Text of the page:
“Previously, James co-founded Vision Myanmar at the South Australian Institute of Ophthalmology in 2000. The $1 million program has developed and operated eye health and blindness initiatives in Myanmar. Inspired by this program’s success, James also co-founded Sight For All, a social impact organisation aiming to create a world where everyone can see. With 80% of world blindness avoidable – and almost 90% in poor countries – James treats blindness as a human rights issue.”

In 2012, James was made a Member of the Order of Australia “for service to ophthalmic medicine, to the provision of eye health services and rehabilitation programs for Indigenous and South East Asian communities, and to professional organisations”.

St Mark’s has been delighted to be the venue for fundraising events for Sight for All, and has warmly congratulated James on his appointment as Australian of the Year – and now on his fitting recognition as a Distinguished Collegian.

For our news story about James’s appointment as Australian of the Year, including more details of his years in College, click here.

Professor George Murrell is a distinguished orthopaedic surgeon and Director of the Orthopaedic Research Institute at St George Hospital, Sydney, and Professor at the University of New South Wales.

George was a resident student at St Mark’s from 1978 to 1983 (except in 1981), and – as well as securing excellent academic results – was a champion athlete, served as Sports Secretary, and (amongst other awards) was awarded the Collegians Prize for most outstanding contribution to the College in only his second year in College.

The 1984 Rhodes Scholar for South Australia, George earned a Doctorate in Philosophy and university blues in athletics in Oxford, and was awarded the Royal College of Surgeons Arris and Gale medal. After a year in Cambridge teaching and rowing, he completed his orthopaedic training at Duke University in the United States. During a two-year fellowship in sports medicine, shoulder surgery and research at the Hospital for Special Surgery in New York, he gained a National Institutes of Health First Award, and an American Orthopaedic Association North American Travelling Fellowship.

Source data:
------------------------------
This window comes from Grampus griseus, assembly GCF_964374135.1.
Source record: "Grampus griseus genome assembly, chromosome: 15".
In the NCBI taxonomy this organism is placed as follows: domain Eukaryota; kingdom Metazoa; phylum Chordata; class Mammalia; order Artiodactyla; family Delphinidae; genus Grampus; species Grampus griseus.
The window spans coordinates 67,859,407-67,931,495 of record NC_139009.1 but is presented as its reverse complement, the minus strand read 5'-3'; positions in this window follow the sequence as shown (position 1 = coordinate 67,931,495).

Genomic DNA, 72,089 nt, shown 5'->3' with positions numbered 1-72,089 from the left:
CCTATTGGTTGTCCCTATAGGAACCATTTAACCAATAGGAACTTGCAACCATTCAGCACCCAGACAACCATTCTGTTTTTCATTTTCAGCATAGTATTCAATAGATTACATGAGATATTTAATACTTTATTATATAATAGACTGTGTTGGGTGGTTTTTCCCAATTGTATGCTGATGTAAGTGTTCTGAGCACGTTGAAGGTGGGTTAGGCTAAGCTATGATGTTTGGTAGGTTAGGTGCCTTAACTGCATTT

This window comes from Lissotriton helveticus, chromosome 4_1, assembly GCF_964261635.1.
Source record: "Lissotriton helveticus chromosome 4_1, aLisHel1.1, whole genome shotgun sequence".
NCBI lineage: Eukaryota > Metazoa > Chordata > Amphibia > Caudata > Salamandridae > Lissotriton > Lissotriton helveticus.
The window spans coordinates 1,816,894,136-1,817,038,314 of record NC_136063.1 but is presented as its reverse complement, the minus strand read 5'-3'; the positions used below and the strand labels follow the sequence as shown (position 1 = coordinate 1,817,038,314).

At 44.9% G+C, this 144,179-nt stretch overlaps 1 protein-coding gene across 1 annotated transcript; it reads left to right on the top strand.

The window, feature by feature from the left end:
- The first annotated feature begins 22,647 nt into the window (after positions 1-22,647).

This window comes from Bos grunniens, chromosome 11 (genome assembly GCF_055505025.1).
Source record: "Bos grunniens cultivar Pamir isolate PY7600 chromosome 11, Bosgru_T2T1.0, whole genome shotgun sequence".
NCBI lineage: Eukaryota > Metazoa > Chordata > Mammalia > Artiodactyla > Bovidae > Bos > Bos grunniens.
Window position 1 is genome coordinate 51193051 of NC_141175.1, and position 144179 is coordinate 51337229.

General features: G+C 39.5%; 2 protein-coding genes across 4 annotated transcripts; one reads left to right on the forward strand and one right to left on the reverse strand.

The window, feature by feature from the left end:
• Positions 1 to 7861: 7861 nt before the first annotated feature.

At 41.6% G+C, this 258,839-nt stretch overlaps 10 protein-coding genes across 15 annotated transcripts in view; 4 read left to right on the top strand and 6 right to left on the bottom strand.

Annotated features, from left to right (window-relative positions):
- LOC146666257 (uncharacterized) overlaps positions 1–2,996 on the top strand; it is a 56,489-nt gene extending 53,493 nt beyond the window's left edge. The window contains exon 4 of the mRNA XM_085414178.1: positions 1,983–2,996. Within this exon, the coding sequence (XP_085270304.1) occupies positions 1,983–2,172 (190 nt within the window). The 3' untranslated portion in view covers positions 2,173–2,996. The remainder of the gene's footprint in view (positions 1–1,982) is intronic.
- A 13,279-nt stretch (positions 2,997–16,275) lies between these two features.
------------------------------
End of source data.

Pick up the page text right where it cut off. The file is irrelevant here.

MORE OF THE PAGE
George’s research has focused on the understanding, diagnosis, and management of disorders of the shoulder, and as a practising surgeon, he specialises in shoulder surgery and has a special interest in arthroscopic methods to repair and restore damaged ligaments and tendons.

George’s extensive work in orthopaedic research has been recognised with awards in a number of countries, and his co-authored volume on Research in Medicine, first published in 1990, is now in its third edition with Cambridge University Press. George serves on the editorial boards of the Journal of Shoulder and Elbow Surgery, Shoulder and Elbow, and Techniques in Shoulder and Elbow Surgery. His team has won over 30 awards for their work and his fellowship program attracts surgeons from around the world.

George (who has been followed at St Mark’s in recent years by his son, Alexander) has described his five years at St Mark’s as “wonderful and special”, and the College is proud to recognise him as a Distinguished Collegian.

When the current pandemic recedes, an event will be held at the College to honour Georgia Blain, James Muecke AM, and George Murrell. Details will be advertised on the Events page of the website, and all will be welcome!

Photographs: The late Georgia Blain, Dr James Muecke AM, and Professor George Murrell